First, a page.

ARK: Survival Evolved: Part 2
You can abide by Wildcard's rules on official servers, or brave unofficial servers where anything goes. There are servers where dinosaurs can never be tamed, primitive servers with no advanced technology, extinctions servers which reset once a month, servers with procedurally generated maps, and endless combinations of mods and user-created additions. In terms of pure stuff, Ark's scope is mind-boggling, and you'd be hard pressed to call any version the "definitive" one. Beneath all the variables and permutations, however, and beneath the prehistoric surface dressing, Ark is, in truth, a pretty formulaic survival game. It sticks doggedly to the familiar, slight resource gathering and expansion loop that, from Minecraft to Rust, has become the well-worn mainstay of modern survival games. I like the game.
You know the drill already: punch rocks to make weapons to chop trees to build structures to level up to access more things to smash and build and craft. It's compelling but only insofar as you quickly find yourself locked in inextricable loops of menial busywork and delayed gratification. For some, Ark's relentless surface distractions will delight, but for others less easily swayed by the smoke and mirrors, it'll feel like a banal, repetitive drudge. Ark's prehistoric theme does go some way to mitigating this: there's a definite thrill in ownership and acquisition of its mighty beasts (even if it doesn't take long before they stop being things and start being functions again), and there's certainly pride to be had from setting your own goals and admiring your achievements after the endless toil and grind. But when you're not in the naturally obfuscating turmoil of PvP, it's hard to ignore just how anaemic Ark's core systems really are.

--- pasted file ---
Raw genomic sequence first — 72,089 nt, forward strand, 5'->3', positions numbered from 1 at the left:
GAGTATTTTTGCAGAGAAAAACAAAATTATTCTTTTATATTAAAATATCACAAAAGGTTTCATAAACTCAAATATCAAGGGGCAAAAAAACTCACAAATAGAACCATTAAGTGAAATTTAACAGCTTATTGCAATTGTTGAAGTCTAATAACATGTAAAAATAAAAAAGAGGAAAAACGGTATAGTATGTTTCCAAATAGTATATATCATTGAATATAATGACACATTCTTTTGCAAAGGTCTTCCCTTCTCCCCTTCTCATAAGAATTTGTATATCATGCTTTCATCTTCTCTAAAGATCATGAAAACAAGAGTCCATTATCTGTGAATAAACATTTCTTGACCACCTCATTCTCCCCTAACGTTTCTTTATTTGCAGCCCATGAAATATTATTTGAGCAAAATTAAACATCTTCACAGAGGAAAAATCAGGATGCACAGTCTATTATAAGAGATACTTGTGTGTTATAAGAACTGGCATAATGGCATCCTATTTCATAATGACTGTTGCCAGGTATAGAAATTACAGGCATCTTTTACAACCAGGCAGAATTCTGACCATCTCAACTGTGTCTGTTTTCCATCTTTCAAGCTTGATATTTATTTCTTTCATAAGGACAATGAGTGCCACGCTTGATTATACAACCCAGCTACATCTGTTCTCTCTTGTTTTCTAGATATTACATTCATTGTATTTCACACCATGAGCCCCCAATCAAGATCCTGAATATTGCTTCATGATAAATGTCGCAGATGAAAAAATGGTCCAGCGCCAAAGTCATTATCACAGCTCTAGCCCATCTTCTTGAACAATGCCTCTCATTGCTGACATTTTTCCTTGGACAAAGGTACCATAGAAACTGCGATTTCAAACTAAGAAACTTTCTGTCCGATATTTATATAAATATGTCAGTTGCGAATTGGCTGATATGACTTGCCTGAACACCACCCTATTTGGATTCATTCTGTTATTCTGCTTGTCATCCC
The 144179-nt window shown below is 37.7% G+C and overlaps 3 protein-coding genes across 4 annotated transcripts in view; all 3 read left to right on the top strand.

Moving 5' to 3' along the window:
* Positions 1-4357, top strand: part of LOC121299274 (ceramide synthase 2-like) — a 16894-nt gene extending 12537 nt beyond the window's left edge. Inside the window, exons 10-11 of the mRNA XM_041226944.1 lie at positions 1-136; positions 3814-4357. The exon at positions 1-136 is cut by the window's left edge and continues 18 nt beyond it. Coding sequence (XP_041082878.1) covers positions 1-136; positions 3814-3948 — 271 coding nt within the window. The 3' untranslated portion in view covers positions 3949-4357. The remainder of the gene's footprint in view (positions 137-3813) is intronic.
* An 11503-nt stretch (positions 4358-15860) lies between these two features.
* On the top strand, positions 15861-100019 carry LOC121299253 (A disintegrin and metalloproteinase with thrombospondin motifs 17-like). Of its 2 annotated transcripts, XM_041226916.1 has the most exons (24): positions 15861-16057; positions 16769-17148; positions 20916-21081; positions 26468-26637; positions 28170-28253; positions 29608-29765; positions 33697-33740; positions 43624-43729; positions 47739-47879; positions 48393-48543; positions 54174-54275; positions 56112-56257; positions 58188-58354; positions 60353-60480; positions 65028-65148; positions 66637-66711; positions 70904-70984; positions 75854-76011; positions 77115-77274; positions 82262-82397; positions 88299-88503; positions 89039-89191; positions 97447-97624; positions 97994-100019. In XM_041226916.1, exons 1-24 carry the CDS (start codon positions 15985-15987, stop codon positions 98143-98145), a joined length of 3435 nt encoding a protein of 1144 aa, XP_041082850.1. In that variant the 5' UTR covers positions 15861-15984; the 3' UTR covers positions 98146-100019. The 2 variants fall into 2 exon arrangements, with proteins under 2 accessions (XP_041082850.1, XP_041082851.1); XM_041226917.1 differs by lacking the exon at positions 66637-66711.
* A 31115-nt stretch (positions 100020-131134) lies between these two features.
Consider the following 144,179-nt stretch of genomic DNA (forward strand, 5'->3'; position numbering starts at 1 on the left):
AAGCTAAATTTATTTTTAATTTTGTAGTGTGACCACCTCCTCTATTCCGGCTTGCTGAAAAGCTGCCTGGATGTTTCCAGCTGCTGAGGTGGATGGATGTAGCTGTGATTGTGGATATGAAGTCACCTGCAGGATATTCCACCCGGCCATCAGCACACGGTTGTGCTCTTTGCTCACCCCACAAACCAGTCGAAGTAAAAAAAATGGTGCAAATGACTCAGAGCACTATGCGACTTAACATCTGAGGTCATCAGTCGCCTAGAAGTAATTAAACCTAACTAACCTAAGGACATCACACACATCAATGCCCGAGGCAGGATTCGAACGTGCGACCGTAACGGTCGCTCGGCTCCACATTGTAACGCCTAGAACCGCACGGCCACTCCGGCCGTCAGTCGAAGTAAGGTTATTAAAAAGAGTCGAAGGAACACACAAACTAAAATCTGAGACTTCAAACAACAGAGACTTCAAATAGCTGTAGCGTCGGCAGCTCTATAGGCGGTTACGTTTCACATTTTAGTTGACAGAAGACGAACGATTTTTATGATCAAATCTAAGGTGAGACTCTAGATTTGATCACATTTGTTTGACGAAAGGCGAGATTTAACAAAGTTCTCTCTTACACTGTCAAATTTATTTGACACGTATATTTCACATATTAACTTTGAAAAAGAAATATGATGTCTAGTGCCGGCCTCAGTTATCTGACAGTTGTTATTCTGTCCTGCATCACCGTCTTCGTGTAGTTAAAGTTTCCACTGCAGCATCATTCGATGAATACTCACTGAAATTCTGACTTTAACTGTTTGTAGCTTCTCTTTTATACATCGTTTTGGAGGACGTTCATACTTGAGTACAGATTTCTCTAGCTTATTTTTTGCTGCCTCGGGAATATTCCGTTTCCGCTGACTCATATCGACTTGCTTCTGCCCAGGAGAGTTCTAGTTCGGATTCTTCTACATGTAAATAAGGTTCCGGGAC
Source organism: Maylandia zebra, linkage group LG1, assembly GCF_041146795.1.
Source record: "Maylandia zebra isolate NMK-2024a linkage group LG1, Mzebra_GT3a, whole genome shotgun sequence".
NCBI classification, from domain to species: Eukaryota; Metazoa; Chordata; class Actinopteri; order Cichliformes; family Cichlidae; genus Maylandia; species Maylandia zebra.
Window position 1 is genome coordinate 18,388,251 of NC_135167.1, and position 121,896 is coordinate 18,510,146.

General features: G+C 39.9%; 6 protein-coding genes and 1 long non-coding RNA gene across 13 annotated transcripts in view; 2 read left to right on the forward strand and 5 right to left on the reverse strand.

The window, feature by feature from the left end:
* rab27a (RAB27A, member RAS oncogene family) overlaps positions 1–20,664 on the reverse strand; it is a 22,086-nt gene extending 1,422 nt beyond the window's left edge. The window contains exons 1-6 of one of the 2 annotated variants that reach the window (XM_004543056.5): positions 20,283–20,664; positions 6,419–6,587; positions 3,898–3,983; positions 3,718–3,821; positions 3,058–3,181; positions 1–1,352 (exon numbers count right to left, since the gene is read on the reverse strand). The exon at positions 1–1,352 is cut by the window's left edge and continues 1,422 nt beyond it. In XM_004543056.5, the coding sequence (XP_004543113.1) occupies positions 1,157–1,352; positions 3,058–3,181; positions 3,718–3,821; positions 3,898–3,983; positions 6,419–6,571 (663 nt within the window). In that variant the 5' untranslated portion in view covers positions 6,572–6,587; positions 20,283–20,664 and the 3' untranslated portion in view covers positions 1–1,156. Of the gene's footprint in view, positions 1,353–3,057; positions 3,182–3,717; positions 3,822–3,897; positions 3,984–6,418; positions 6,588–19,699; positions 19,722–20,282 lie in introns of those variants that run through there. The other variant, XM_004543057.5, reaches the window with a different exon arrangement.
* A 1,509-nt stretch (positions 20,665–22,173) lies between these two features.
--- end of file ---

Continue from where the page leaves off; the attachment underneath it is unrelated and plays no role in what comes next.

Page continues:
Wildcard does seem to have recognised this, and attempted to create more fulfilling secondary goals beyond pure survival - treasure hunting, end-game bosses, spelunking - but even they fall into the trap of grind and busywork, and can't disguise Ark's overall lack of elegance and depth. Ark too often foregoes nuance in favour of sheer overwhelming volume, and it's an approach that, while thrilling at first from a purely sensory perspective, leaves the experience feeling a little hollow. You need look no further than Ark's idea of a balanced survival challenge: there's barely any attempt to lead new players into the experience gracefully; step out into the wild and you'll immediately run slap-bang into a wall of death beasts, stretching away in every direction. Progress comes through sheer brute force perseverance, endless repetition, and more than a bit of luck. And, as a result, success is rarely about skill and more about the quantity of time you can dedicate.